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is that of the daily incense. Morning and evening it was to be offered up upon an altar of gold, where no bloody sacrifice was to come*. This offering the Psalinist refers to in his devotions, and explains its meaning by his application of it: Let my prayer be set forih in thy sight as the incense. As the smoke and odour of this offering was wafted into the holy place, close by the veil of which stood the altar of incense; so do the prayers of the faithful ascend upwards, and find admission into the highest heaven. Cornelius, said the angel, thy prayers are come up for a memorial before God. † The prayer of faith is acceptable to God, as the fragrance of incense is agreeable to the senses of man; and as the incense was offered twice a day, in the morning and evening, the spirit of this service is to be kept up at those times throughout all generations. The prophet Malachi foretold that it should be observed throughout the world: from the rising of the sun even unto the going down of the same, my name shall be great among the Gentiles, and in every place incense shall be offered to my name I. In the Revelation we hear of this incense as now actually carried up and presented in heaven: where the elders fall down before the lamb with golden vials in their hands, filled with oclours (of incense) which are the prayers of saints . Happy are they who fulfil this service; and at the rising and going down of the sun send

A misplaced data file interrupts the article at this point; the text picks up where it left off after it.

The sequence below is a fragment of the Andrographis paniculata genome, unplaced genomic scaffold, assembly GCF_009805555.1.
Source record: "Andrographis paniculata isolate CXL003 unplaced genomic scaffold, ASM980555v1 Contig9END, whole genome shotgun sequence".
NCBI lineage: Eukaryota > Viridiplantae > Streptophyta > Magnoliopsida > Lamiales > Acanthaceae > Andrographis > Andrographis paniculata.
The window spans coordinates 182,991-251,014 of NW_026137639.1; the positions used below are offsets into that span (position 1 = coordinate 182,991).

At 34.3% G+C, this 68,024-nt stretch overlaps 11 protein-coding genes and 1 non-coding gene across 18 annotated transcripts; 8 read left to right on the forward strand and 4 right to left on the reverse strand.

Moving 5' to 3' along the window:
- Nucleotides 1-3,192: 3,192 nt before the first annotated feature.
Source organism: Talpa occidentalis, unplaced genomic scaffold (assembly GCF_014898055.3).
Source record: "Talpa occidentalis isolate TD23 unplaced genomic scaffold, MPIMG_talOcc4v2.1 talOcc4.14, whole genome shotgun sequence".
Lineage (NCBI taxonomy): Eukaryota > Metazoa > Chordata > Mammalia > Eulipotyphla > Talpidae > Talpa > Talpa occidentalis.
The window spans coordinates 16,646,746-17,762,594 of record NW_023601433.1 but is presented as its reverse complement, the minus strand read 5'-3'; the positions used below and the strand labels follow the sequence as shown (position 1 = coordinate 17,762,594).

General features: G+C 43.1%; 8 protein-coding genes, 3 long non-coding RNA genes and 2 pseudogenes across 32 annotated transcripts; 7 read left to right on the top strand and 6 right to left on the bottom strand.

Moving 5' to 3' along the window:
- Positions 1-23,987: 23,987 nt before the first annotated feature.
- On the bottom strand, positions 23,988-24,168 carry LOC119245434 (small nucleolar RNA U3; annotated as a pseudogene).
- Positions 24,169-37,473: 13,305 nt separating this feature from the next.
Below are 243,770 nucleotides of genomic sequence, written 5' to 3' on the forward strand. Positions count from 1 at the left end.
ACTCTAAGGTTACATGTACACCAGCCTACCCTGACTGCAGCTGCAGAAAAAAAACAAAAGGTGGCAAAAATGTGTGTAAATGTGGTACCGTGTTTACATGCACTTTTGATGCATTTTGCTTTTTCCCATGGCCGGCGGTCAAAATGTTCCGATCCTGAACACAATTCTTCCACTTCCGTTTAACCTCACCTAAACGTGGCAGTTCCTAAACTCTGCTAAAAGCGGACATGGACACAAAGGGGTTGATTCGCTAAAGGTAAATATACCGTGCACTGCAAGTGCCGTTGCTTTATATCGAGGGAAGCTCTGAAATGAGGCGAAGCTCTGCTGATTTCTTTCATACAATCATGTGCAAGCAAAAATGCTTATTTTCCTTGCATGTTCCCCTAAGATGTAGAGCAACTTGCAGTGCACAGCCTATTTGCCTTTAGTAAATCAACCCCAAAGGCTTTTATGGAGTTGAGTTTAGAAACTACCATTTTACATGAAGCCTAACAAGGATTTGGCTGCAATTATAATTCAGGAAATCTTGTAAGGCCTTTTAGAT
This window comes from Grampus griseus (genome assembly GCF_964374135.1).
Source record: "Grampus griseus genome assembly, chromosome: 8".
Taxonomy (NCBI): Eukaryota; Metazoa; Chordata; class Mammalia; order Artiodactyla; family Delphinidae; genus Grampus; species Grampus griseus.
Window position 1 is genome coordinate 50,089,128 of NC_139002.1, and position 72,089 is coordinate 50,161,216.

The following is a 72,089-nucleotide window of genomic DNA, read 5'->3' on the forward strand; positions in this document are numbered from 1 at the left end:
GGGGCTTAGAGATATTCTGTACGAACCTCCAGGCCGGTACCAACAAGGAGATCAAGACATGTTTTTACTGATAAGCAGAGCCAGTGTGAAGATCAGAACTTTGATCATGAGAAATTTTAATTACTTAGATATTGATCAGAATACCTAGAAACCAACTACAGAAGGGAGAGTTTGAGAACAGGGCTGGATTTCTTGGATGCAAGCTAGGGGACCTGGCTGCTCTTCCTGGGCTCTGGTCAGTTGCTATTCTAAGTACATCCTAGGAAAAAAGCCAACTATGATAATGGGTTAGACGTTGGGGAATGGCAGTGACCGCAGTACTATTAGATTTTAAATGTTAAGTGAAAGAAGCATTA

this offering to heaven, as all Christians are supposed to do, at least, twice in every day. What then are they, and to whom do they belong, who do not pray ? What is their incense? Perhaps it is nothing but a faithless murmuring and complaining against the Providence they ought to bless and adore. Perhaps,

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* Exodus xxx. 8. 9. + Acts X. 4. I Mal. i. 11. Rev. v. 8.

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they call upon God for curses upon themselves and others; and then their mouth, instead of offering incense, is an open sepulchre, sending forth the filthy odours of death and uncleanness. fitable and most miserable state, may God deliver all Christian families, who look for any blessing upon themselves and their affairs : may his grace open their lips, and dispose their affections; that they may meet together in peace, and make a morning and an evening sacrifice to that God whose eyes are upon them all the day long;, who made them, and redeemed them, and is alone able to save those that call upon him through Jesus Christ.